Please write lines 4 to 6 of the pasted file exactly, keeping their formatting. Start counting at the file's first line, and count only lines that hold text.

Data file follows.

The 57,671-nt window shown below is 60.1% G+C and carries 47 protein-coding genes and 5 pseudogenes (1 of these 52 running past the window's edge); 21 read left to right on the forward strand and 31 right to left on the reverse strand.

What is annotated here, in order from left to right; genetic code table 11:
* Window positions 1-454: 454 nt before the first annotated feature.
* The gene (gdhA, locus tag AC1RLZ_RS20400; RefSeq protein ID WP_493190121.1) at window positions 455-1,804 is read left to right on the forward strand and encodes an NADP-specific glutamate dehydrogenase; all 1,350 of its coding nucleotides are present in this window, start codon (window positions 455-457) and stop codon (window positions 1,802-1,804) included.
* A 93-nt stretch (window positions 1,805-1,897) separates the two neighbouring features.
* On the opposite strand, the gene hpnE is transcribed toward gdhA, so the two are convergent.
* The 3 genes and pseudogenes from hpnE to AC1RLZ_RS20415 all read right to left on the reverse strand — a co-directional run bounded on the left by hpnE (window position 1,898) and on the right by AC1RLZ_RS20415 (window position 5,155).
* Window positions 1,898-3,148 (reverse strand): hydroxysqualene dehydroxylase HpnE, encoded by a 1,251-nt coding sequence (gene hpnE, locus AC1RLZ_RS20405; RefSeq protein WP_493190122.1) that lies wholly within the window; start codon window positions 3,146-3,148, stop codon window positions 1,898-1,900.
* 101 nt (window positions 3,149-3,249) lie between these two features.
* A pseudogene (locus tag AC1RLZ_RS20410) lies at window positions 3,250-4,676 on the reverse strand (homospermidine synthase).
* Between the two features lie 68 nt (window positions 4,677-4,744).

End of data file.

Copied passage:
* The gene (gdhA, locus tag AC1RLZ_RS20400; RefSeq protein ID WP_493190121.1) at window positions 455-1,804 is read left to right on the forward strand and encodes an NADP-specific glutamate dehydrogenase; all 1,350 of its coding nucleotides are present in this window, start codon (window positions 455-457) and stop codon (window positions 1,802-1,804) included.
* A 93-nt stretch (window positions 1,805-1,897) separates the two neighbouring features.
* On the opposite strand, the gene hpnE is transcribed toward gdhA, so the two are convergent.